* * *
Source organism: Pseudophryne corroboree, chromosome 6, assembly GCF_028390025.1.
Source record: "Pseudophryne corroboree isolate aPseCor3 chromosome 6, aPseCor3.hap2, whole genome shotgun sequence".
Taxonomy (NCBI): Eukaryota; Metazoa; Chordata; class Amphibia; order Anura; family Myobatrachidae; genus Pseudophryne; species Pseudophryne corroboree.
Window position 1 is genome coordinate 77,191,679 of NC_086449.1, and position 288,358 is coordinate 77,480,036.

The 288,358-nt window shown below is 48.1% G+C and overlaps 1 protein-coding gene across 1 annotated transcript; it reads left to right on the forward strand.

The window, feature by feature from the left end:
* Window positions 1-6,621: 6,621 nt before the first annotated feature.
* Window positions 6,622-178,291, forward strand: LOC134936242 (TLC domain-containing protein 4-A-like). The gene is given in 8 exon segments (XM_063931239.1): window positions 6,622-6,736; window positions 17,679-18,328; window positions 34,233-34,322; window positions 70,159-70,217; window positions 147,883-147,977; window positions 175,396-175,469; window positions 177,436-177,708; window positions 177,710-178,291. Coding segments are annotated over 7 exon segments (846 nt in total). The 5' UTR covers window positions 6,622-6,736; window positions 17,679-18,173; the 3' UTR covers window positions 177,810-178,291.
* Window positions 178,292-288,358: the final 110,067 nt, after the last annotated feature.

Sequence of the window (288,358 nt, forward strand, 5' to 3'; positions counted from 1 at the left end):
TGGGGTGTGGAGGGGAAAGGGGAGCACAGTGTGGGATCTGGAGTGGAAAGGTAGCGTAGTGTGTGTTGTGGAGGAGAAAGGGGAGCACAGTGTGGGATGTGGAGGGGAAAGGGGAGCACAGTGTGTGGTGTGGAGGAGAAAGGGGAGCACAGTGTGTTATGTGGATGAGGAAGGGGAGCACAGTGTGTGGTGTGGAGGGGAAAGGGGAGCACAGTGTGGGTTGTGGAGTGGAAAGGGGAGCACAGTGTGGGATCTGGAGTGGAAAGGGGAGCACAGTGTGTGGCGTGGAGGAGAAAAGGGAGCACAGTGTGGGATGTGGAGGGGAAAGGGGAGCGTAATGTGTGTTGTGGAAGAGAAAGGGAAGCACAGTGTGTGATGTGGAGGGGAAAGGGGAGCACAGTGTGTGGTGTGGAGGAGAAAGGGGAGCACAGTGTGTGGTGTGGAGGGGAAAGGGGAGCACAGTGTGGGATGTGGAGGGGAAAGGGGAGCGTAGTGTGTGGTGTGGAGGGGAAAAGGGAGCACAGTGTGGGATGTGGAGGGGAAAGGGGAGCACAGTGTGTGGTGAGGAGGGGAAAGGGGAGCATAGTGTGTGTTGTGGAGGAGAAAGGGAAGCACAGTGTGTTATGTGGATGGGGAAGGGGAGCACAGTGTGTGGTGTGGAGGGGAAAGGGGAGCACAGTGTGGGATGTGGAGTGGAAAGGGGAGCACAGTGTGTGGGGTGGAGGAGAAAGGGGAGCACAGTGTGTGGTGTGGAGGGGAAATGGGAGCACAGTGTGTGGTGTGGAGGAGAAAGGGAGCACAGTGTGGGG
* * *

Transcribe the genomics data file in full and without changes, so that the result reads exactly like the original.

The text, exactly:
Source organism: Pseudophryne corroboree, chromosome 6, assembly GCF_028390025.1.
Source record: "Pseudophryne corroboree isolate aPseCor3 chromosome 6, aPseCor3.hap2, whole genome shotgun sequence".
Taxonomy (NCBI): Eukaryota; Metazoa; Chordata; class Amphibia; order Anura; family Myobatrachidae; genus Pseudophryne; species Pseudophryne corroboree.
Window position 1 is genome coordinate 77,191,679 of NC_086449.1, and position 288,358 is coordinate 77,480,036.

The 288,358-nt window shown below is 48.1% G+C and overlaps 1 protein-coding gene across 1 annotated transcript; it reads left to right on the forward strand.

The window, feature by feature from the left end:
* Window positions 1-6,621: 6,621 nt before the first annotated feature.
* Window positions 6,622-178,291, forward strand: LOC134936242 (TLC domain-containing protein 4-A-like). The gene is given in 8 exon segments (XM_063931239.1): window positions 6,622-6,736; window positions 17,679-18,328; window positions 34,233-34,322; window positions 70,159-70,217; window positions 147,883-147,977; window positions 175,396-175,469; window positions 177,436-177,708; window positions 177,710-178,291. Coding segments are annotated over 7 exon segments (846 nt in total). The 5' UTR covers window positions 6,622-6,736; window positions 17,679-18,173; the 3' UTR covers window positions 177,810-178,291.
* Window positions 178,292-288,358: the final 110,067 nt, after the last annotated feature.

Sequence of the window (288,358 nt, forward strand, 5' to 3'; positions counted from 1 at the left end):
TGGGGTGTGGAGGGGAAAGGGGAGCACAGTGTGGGATCTGGAGTGGAAAGGTAGCGTAGTGTGTGTTGTGGAGGAGAAAGGGGAGCACAGTGTGGGATGTGGAGGGGAAAGGGGAGCACAGTGTGTGGTGTGGAGGAGAAAGGGGAGCACAGTGTGTTATGTGGATGAGGAAGGGGAGCACAGTGTGTGGTGTGGAGGGGAAAGGGGAGCACAGTGTGGGTTGTGGAGTGGAAAGGGGAGCACAGTGTGGGATCTGGAGTGGAAAGGGGAGCACAGTGTGTGGCGTGGAGGAGAAAAGGGAGCACAGTGTGGGATGTGGAGGGGAAAGGGGAGCGTAATGTGTGTTGTGGAAGAGAAAGGGAAGCACAGTGTGTGATGTGGAGGGGAAAGGGGAGCACAGTGTGTGGTGTGGAGGAGAAAGGGGAGCACAGTGTGTGGTGTGGAGGGGAAAGGGGAGCACAGTGTGGGATGTGGAGGGGAAAGGGGAGCGTAGTGTGTGGTGTGGAGGGGAAAAGGGAGCACAGTGTGGGATGTGGAGGGGAAAGGGGAGCACAGTGTGTGGTGAGGAGGGGAAAGGGGAGCATAGTGTGTGTTGTGGAGGAGAAAGGGAAGCACAGTGTGTTATGTGGATGGGGAAGGGGAGCACAGTGTGTGGTGTGGAGGGGAAAGGGGAGCACAGTGTGGGATGTGGAGTGGAAAGGGGAGCACAGTGTGTGGGGTGGAGGAGAAAGGGGAGCACAGTGTGTGGTGTGGAGGGGAAATGGGAGCACAGTGTGTGGTGTGGAGGAGAAAGGGAGCACAGTGTGGGG